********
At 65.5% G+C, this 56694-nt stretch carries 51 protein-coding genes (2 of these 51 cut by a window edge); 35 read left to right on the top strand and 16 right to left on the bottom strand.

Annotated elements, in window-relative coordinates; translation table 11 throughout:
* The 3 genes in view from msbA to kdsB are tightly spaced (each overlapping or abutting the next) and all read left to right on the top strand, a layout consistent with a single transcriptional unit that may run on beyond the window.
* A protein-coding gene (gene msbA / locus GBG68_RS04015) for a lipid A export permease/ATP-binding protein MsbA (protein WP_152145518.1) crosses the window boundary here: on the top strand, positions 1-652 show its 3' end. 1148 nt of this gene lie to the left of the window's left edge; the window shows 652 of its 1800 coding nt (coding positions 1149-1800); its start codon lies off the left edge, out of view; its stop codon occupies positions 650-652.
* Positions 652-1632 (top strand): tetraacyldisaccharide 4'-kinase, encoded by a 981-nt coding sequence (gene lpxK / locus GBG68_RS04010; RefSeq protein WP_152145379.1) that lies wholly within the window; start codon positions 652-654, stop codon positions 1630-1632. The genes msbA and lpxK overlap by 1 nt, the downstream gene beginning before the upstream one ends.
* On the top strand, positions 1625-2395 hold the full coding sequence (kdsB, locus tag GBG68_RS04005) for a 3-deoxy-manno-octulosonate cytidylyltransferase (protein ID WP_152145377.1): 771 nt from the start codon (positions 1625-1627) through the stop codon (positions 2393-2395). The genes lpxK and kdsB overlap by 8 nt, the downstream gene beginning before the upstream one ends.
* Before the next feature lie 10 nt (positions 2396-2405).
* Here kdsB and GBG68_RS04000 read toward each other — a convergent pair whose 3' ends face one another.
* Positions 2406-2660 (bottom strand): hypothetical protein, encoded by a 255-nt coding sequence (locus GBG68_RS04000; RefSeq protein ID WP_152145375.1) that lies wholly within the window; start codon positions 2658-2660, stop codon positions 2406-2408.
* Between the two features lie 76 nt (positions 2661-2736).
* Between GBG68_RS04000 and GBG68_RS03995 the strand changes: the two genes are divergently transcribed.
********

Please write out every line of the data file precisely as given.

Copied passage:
At 65.5% G+C, this 56694-nt stretch carries 51 protein-coding genes (2 of these 51 cut by a window edge); 35 read left to right on the top strand and 16 right to left on the bottom strand.

Annotated elements, in window-relative coordinates; translation table 11 throughout:
* The 3 genes in view from msbA to kdsB are tightly spaced (each overlapping or abutting the next) and all read left to right on the top strand, a layout consistent with a single transcriptional unit that may run on beyond the window.
* A protein-coding gene (gene msbA / locus GBG68_RS04015) for a lipid A export permease/ATP-binding protein MsbA (protein WP_152145518.1) crosses the window boundary here: on the top strand, positions 1-652 show its 3' end. 1148 nt of this gene lie to the left of the window's left edge; the window shows 652 of its 1800 coding nt (coding positions 1149-1800); its start codon lies off the left edge, out of view; its stop codon occupies positions 650-652.
* Positions 652-1632 (top strand): tetraacyldisaccharide 4'-kinase, encoded by a 981-nt coding sequence (gene lpxK / locus GBG68_RS04010; RefSeq protein WP_152145379.1) that lies wholly within the window; start codon positions 652-654, stop codon positions 1630-1632. The genes msbA and lpxK overlap by 1 nt, the downstream gene beginning before the upstream one ends.
* On the top strand, positions 1625-2395 hold the full coding sequence (kdsB, locus tag GBG68_RS04005) for a 3-deoxy-manno-octulosonate cytidylyltransferase (protein ID WP_152145377.1): 771 nt from the start codon (positions 1625-1627) through the stop codon (positions 2393-2395). The genes lpxK and kdsB overlap by 8 nt, the downstream gene beginning before the upstream one ends.
* Before the next feature lie 10 nt (positions 2396-2405).
* Here kdsB and GBG68_RS04000 read toward each other — a convergent pair whose 3' ends face one another.
* Positions 2406-2660 (bottom strand): hypothetical protein, encoded by a 255-nt coding sequence (locus GBG68_RS04000; RefSeq protein ID WP_152145375.1) that lies wholly within the window; start codon positions 2658-2660, stop codon positions 2406-2408.
* Between the two features lie 76 nt (positions 2661-2736).
* Between GBG68_RS04000 and GBG68_RS03995 the strand changes: the two genes are divergently transcribed.